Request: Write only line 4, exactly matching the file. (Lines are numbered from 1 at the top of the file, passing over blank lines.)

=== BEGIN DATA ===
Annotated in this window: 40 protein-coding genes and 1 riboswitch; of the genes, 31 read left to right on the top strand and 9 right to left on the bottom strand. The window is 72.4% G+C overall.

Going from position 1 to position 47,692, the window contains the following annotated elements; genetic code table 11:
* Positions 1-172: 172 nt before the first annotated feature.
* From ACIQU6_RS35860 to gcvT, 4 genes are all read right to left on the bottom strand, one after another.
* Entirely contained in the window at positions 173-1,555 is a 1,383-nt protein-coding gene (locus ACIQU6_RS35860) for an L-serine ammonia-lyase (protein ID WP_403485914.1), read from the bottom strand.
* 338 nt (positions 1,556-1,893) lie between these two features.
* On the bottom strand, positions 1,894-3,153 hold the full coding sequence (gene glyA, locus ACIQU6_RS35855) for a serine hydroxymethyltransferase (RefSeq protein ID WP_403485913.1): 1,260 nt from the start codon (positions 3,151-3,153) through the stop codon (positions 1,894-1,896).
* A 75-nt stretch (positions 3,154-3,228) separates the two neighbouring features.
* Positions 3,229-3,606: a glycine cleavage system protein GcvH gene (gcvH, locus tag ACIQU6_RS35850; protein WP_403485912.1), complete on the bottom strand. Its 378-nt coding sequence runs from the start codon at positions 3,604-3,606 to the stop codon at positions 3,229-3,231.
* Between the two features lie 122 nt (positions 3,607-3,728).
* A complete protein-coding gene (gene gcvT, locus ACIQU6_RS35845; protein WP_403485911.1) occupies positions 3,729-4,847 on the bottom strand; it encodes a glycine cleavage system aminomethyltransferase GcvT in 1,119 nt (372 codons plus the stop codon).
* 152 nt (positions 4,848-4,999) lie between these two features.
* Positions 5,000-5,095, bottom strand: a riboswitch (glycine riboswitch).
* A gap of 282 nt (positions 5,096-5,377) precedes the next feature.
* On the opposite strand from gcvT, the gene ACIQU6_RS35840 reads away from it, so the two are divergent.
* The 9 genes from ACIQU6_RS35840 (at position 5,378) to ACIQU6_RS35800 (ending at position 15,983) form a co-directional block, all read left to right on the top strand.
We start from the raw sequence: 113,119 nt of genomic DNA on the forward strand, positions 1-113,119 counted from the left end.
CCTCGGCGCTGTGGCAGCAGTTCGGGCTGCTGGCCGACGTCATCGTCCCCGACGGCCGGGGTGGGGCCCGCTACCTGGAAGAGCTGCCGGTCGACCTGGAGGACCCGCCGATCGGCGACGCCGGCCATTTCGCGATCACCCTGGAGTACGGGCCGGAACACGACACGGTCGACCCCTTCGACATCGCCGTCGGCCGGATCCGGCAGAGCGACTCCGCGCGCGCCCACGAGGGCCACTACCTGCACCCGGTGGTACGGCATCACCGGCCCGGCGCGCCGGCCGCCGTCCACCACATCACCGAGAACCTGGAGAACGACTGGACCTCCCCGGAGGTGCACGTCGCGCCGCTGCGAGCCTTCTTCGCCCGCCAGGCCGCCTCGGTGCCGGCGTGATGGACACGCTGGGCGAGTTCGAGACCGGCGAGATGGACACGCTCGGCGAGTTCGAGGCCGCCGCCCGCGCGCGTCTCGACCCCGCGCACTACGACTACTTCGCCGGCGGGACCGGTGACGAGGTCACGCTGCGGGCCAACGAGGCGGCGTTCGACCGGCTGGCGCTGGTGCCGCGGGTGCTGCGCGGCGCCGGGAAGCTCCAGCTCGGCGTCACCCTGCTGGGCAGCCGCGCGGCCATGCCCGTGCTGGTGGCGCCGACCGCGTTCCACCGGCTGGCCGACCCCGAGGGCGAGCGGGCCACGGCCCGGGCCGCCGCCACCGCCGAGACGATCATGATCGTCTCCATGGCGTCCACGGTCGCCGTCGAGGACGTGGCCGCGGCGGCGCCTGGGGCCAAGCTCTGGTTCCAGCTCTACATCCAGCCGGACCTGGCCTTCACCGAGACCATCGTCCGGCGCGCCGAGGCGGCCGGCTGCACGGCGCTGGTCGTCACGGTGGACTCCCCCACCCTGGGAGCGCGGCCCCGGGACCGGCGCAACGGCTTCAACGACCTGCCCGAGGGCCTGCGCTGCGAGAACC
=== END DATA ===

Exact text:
* From ACIQU6_RS35860 to gcvT, 4 genes are all read right to left on the bottom strand, one after another.